Question

If something has failed to acquire verification, what is it?

Show answer

Answer

An opinion

Show question

Question

"Humans will evolve into beings of pure energy."

Is this an opinion or a potential fact?

Show answer

Answer

An opinion. It cannot be verified, whereas potential facts are in the process of verification.

Show question

Question

Fact is not ____. Fact is what is found out during the search for the truth.

Show answer

Answer

The truth

Show question

Question

Fact is what has continuously withstood the test of _____.

Show answer

Answer

Hypotheses

Show question

Question

Can a fact be arrived at logically?

Show answer

Answer

Yes. Through the argumentation of a hypothesis. 

Show question

Question

If a conclusion has been arrived at practically through the experimentation of a hypothesis, is it a fact?

Show answer

Answer

Yes, assuming there are no flaws with the experiment.

Show question

Question

What is a potential fact?

Show answer

Answer

Potential facts are in the process of being proven or disproven. The advanced study of quantum mechanics involves potential facts, for example.

Show question

Question

If something is a conclusion, is it a fact or an opinion?

Show answer

Answer

It could be either. Facts and opinions can both be conclusions of a kind.

Show question

Question

Can facts evolve?

Show answer

Answer

Yes, people are learning new things all the time. This should not be used an argument for conspiracies or pseudoscience, which have no basis in real learning or research. 

Show question

Question

Opinion is not concerned with _____, while facts are.

Show answer

Answer

Verification

Show question

Question

Is a subjective conclusion an opinion?

Show answer

Answer

Yes. Subjective conclusions contain bias.

Show question

Question

If a hypothesis has been tested repeatedly and the results are inconclusive, is taking a stance on it an opinion?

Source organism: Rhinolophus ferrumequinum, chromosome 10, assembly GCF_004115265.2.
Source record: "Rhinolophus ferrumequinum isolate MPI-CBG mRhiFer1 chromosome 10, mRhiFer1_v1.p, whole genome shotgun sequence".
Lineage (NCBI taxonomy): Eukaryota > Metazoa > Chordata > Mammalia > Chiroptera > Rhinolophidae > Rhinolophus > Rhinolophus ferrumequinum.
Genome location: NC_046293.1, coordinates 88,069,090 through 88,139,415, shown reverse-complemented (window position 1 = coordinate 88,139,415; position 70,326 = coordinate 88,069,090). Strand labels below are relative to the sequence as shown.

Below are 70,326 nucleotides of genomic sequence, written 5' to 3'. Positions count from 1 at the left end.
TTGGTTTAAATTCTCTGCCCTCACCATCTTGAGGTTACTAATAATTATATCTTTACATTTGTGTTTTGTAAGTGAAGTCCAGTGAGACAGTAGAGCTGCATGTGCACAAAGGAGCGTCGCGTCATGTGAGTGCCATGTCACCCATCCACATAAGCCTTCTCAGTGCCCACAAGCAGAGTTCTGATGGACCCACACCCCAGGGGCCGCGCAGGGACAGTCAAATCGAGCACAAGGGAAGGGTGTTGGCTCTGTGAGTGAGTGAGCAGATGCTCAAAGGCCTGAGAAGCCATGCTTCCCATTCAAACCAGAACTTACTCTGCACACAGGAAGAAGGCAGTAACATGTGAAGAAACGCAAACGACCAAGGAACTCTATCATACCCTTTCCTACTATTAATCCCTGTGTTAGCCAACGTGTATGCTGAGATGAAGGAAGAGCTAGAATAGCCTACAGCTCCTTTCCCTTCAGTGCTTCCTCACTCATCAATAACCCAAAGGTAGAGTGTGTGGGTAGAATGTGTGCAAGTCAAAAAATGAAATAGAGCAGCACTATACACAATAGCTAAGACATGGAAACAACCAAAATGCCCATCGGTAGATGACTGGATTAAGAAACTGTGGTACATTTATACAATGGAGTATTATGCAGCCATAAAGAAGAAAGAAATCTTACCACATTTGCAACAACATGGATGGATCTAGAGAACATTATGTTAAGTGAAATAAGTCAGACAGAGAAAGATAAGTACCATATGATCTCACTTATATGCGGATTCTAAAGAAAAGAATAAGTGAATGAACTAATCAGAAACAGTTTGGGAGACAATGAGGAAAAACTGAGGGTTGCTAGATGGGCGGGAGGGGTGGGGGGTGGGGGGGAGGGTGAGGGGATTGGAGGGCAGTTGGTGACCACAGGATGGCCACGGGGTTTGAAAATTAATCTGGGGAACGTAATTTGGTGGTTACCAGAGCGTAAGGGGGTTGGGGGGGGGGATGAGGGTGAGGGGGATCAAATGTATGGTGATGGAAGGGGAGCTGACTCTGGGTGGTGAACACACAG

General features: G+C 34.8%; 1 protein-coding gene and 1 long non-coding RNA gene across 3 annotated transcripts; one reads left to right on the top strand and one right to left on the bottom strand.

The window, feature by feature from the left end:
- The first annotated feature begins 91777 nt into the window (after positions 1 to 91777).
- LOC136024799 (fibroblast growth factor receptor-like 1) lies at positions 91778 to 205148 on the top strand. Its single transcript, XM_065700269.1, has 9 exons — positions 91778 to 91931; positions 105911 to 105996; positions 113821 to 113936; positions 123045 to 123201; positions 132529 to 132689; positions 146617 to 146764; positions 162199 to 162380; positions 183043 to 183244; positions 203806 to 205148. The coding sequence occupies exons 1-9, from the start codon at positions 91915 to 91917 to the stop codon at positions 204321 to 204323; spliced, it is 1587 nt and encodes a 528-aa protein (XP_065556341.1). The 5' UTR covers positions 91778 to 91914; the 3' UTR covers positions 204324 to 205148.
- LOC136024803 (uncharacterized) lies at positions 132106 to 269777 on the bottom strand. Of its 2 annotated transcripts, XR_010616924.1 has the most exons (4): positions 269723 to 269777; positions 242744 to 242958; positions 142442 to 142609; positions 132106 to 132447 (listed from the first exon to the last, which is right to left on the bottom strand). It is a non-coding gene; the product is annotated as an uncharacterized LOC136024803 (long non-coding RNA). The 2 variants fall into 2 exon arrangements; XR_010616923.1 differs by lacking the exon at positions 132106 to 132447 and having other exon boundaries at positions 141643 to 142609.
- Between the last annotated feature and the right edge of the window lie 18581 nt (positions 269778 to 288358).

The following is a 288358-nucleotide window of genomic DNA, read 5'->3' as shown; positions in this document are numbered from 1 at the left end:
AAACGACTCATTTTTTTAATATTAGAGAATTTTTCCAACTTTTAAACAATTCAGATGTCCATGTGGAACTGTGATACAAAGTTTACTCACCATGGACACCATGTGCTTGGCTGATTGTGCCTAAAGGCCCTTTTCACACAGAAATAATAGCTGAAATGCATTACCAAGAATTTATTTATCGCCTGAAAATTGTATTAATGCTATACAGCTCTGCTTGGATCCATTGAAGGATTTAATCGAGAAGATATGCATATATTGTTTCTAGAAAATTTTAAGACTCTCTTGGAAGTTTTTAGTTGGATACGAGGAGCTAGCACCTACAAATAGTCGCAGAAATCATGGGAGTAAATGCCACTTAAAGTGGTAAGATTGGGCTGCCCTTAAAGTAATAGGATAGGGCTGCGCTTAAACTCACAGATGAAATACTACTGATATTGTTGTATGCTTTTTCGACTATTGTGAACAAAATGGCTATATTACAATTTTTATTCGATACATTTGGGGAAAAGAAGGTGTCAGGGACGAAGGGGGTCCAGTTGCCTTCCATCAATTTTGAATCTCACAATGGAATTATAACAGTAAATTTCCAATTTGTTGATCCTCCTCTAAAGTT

Show answer

Answer

Yes. If a hypothesis has been repeatedly tested and the result consistently provides no answer, then to declare an answer is a matter of opinion.


Show question

Question

If something is quantified, is it fact?

Show answer

Answer

Yes. However, quantified results can lead to all kinds of conclusions, including incorrect ones if used fallaciously. 

Show question

Question

If many people have seen something, is it a fact?

Show answer

Answer

Not necessarily. If something is clearly witnessed by multiple unbiased people, it is a fact.

Show question

Question

In what ways should you be wary of what you see or read? You should be wary of what? 

Show answer

Answer

Be wary of unverified sources, unread context, generalization, sets of information, and all logical fallacies.

Show question

More about Opinion vs Fact
60%

of the users don't pass the Opinion vs Fact quiz! Will you pass the quiz?

Start Quiz

Discover the right content for your subjects

No need to cheat if you have everything you need to succeed! Packed into one app!

Study Plan

Be perfectly prepared on time with an individual plan.

Quizzes

Test your knowledge with gamified quizzes.

Flashcards

Create and find flashcards in record time.

Notes

Create beautiful notes faster than ever before.

Study Sets

Have all your study materials in one place.

Documents

Upload unlimited documents and save them online.

Study Analytics

Identify your study strength and weaknesses.

Weekly Goals

Set individual study goals and earn points reaching them.

Smart Reminders

Stop procrastinating with our study reminders.

Rewards

Earn points, unlock badges and level up while studying.

Magic Marker

Create flashcards in notes completely automatically.

Smart Formatting

Create the most beautiful study materials using our templates.

Sign up to highlight and take notes. It’s 100% free.